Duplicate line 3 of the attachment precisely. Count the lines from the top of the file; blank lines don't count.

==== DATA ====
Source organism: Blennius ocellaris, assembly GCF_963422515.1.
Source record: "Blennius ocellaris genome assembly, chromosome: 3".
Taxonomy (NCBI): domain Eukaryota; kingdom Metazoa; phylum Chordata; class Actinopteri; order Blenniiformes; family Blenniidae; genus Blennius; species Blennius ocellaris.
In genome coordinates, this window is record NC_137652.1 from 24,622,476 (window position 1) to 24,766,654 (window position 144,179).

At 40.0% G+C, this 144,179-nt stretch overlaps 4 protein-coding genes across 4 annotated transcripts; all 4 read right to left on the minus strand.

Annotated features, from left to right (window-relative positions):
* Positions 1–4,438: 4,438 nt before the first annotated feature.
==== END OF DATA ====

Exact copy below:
Taxonomy (NCBI): domain Eukaryota; kingdom Metazoa; phylum Chordata; class Actinopteri; order Blenniiformes; family Blenniidae; genus Blennius; species Blennius ocellaris.